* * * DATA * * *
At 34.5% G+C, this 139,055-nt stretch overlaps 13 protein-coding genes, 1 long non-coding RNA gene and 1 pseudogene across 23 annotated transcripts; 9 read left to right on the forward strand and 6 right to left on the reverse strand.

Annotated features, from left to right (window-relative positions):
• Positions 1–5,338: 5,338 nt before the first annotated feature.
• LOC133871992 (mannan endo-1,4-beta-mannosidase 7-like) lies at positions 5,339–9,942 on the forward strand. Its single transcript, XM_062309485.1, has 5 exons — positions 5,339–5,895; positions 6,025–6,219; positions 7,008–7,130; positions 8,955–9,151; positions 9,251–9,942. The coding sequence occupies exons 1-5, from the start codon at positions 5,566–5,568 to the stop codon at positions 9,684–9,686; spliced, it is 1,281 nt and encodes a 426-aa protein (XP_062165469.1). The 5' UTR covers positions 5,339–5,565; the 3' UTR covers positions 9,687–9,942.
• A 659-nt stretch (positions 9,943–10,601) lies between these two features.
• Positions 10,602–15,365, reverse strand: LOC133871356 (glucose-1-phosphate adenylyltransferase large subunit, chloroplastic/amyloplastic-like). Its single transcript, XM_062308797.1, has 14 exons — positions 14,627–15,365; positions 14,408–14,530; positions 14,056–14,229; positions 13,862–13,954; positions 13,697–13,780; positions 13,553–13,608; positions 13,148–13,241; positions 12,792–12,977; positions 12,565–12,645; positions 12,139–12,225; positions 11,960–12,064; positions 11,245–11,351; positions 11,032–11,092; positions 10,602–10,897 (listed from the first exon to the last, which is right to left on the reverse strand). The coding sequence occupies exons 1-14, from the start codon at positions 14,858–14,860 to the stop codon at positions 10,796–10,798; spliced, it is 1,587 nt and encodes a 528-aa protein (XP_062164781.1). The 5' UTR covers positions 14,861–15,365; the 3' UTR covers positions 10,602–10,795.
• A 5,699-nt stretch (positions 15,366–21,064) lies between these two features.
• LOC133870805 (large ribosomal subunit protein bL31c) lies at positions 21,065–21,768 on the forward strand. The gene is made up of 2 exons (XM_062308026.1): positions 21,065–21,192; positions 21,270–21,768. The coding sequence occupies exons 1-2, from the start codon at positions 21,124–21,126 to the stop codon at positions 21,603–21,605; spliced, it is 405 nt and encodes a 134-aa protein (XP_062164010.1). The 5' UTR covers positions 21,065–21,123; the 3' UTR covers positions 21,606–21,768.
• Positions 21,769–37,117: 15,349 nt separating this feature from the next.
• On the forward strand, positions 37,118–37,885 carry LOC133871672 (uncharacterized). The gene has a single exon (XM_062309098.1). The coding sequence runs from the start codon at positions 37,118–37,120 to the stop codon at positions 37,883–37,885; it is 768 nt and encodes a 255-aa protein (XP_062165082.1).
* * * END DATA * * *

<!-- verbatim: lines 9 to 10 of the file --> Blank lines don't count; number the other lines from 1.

• Positions 21,769–37,117: 15,349 nt separating this feature from the next.
• On the forward strand, positions 37,118–37,885 carry LOC133871672 (uncharacterized). The gene has a single exon (XM_062309098.1). The coding sequence runs from the start codon at positions 37,118–37,120 to the stop codon at positions 37,883–37,885; it is 768 nt and encodes a 255-aa protein (XP_062165082.1).